Costa Rica zoos will close in May 2014. Environmental Minister René Castro made the announcement last week. He said bluntly that animals would no longer be held in captivity and that capital city San José’s zoo will be converted into a botanical garden.
According to Tico Times, Castro said at a press conference that Costa Rica wouldn’t renew its contract with the nonprofit Foundation for Zoos (FUNDAZOO) that has run the nation’s two zoos for 19 years.
“We don’t want animals in captivity or enclosed in any way unless it is to…save them,” he said.
The second zoo at the Conservation Center of Santa Ana will be converted into a forest reserve complete with an artificial lake.
But FUNDAZOO is not going quietly. They’ve been fighting attempts to cancel their contract for years. And they have already filed an appeal to a Costa Rican court to keep the zoos open.
In a statement Saturday, FUNDAZOO spokesman Eduardo Bolanos said that they were concerned about where the animals would be going. Non-native species and even longtime native zoo animals can’t simply be released into the wild to fend for themselves.
So many of the animals will simply be moved elsewhere and still be in captivity but under different management.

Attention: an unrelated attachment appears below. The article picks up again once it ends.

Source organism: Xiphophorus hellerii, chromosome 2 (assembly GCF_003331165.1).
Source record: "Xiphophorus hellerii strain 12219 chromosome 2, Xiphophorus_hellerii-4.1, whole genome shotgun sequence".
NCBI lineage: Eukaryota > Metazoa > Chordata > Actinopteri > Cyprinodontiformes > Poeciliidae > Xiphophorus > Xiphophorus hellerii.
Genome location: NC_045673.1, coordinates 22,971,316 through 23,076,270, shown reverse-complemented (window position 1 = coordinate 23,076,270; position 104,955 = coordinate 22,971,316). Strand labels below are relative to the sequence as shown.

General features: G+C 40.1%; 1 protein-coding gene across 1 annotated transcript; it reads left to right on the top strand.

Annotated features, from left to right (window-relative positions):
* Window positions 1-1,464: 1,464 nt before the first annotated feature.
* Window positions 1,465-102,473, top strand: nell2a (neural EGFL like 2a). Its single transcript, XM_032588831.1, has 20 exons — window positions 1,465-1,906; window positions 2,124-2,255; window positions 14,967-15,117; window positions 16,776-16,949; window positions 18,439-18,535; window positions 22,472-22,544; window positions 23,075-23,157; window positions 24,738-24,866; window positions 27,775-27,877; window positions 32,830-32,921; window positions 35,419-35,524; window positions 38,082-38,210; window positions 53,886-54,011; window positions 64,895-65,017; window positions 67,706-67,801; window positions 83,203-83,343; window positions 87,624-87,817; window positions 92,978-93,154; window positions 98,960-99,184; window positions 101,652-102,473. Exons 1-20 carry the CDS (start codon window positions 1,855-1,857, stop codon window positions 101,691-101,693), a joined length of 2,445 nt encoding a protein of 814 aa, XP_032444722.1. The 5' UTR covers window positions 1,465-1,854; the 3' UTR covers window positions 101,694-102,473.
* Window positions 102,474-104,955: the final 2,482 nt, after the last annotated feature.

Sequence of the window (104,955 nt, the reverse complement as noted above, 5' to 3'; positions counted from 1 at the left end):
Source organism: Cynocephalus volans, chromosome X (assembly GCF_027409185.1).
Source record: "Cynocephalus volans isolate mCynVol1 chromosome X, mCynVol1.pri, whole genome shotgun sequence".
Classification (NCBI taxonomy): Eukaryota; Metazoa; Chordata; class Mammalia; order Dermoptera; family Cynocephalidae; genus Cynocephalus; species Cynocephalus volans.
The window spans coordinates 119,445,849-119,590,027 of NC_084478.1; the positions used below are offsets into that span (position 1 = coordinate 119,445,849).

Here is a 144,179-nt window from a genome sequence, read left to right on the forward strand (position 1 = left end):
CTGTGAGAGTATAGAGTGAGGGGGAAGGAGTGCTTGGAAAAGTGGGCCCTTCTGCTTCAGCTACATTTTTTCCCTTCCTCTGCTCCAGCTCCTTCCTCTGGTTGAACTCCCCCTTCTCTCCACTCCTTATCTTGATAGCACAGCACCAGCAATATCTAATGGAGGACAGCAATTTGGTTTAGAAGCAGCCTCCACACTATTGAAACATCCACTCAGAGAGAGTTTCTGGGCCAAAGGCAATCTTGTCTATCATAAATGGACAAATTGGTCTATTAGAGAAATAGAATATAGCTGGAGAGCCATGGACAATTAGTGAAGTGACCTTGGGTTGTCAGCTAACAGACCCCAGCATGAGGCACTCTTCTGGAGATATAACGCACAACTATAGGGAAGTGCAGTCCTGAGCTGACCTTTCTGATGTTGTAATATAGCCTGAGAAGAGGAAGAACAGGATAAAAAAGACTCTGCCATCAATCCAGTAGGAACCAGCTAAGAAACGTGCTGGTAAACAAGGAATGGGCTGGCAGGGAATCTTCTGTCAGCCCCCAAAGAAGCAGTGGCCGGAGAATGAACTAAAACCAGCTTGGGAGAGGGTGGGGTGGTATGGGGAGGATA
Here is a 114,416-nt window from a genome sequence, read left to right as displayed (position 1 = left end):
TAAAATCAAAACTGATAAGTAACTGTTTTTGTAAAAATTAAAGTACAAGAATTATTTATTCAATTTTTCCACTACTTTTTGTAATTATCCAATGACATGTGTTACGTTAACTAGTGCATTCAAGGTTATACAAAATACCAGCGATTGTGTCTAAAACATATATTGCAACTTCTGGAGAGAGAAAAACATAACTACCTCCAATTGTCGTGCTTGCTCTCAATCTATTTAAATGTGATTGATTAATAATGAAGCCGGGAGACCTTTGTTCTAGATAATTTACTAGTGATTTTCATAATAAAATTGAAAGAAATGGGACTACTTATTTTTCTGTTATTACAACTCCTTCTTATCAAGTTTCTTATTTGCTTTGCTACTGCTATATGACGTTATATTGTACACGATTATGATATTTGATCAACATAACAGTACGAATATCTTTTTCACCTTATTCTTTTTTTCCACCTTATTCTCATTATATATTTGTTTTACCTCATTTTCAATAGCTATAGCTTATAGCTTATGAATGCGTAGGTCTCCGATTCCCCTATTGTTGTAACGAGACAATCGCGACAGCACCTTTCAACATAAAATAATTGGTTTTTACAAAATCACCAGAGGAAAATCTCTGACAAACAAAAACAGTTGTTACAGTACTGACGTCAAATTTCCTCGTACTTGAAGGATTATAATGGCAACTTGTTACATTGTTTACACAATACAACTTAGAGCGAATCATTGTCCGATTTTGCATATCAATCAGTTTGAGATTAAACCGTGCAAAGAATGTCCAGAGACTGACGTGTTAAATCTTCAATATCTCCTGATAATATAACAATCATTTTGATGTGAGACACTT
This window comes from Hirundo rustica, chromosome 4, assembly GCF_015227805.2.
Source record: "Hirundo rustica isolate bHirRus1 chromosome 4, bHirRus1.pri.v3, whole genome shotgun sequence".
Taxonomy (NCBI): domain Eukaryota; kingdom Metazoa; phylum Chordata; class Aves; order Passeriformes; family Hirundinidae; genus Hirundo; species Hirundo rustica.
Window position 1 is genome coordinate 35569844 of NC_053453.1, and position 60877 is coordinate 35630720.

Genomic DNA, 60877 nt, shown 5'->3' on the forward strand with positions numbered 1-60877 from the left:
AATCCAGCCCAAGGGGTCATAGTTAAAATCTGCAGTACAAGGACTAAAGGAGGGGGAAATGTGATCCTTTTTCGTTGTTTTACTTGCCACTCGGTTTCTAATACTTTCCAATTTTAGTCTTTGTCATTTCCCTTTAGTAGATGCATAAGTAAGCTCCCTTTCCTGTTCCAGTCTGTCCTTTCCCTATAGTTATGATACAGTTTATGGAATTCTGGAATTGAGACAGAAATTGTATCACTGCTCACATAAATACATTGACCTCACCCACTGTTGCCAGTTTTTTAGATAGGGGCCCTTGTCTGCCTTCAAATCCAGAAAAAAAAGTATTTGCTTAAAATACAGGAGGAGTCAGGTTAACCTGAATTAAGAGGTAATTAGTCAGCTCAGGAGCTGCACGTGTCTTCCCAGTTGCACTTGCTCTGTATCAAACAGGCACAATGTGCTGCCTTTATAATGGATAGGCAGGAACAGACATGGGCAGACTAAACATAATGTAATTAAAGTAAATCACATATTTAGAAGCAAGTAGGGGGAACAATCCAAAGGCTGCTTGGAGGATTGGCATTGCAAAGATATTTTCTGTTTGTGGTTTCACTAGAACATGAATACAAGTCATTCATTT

Bolanos said that FUNDAZOO’s contract runs through 2024 and not 2014. He also claimed that their facilities were the only ones in Costa Rica with a vet who specialized in forest species.
Will other countries follow the small but progressive nation’s lead in closing zoos? Costa Rica is Central America’s Switzerland, a democratic oasis with no Army since 1949.
It has a well-regarded public health system. Its citizens live longer than people in the United States. And many Americans, including this writer, have traveled there for medical services.
On the environmental side, Costa Rica is the first country in the Americas to ban hunting. A large percentage of its land area is protected parks. And its government has announced plans to become carbon-neutral by 2021.
So there’s no question that Costa Rica is often a leader with its policies.
There’s equally no question that most nations aren’t ready to follow where they’re going — including the United States.
Even without zoos, Costa Rica’s diverse wildlife is easily seen up-close. The quetzal posing in the above photo is a wild bird who just visited a food table in someone’s backyard near a public road.
What do you think about Costa Rica’s plan to close its zoos?
[keel-billed toucan photo credit: Grand Velas Riviera Maya via photopin cc]
[quetzal in Costa Rica photo by Elaine Radford]
[top photo scarlet macaw rescue Osa, Costa Rica photo credit: alumroot via photopin cc]